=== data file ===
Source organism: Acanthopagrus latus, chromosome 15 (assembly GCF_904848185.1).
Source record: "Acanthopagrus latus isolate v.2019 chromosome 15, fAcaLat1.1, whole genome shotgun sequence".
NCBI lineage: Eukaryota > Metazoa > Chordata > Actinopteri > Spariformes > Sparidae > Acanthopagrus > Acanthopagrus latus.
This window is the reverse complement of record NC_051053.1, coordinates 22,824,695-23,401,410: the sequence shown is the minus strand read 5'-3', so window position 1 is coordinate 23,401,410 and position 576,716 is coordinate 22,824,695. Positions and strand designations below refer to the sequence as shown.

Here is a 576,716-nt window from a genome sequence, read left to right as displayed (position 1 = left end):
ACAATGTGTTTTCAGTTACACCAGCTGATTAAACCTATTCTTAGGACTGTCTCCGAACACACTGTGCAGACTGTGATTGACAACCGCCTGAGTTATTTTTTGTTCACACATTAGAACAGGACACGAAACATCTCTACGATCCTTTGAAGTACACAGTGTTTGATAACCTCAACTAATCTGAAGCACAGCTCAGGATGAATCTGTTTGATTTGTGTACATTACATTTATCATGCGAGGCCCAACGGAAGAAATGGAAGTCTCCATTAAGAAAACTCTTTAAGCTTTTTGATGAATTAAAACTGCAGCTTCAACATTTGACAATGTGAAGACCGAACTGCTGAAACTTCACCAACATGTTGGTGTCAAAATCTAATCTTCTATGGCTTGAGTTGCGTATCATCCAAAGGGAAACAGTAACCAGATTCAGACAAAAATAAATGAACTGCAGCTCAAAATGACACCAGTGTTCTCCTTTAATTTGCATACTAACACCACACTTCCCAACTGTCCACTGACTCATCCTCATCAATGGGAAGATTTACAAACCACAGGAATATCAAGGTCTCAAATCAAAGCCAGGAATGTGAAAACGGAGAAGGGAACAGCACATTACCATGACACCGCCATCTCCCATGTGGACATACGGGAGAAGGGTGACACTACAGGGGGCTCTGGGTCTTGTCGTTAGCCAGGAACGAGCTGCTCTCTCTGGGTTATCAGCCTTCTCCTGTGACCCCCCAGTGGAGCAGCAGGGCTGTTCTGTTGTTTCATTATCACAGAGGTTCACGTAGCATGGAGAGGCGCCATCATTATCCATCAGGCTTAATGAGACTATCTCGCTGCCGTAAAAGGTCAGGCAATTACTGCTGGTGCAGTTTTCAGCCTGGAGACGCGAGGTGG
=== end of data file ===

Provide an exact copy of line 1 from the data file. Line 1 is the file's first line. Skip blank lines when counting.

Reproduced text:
Source organism: Acanthopagrus latus, chromosome 15 (assembly GCF_904848185.1).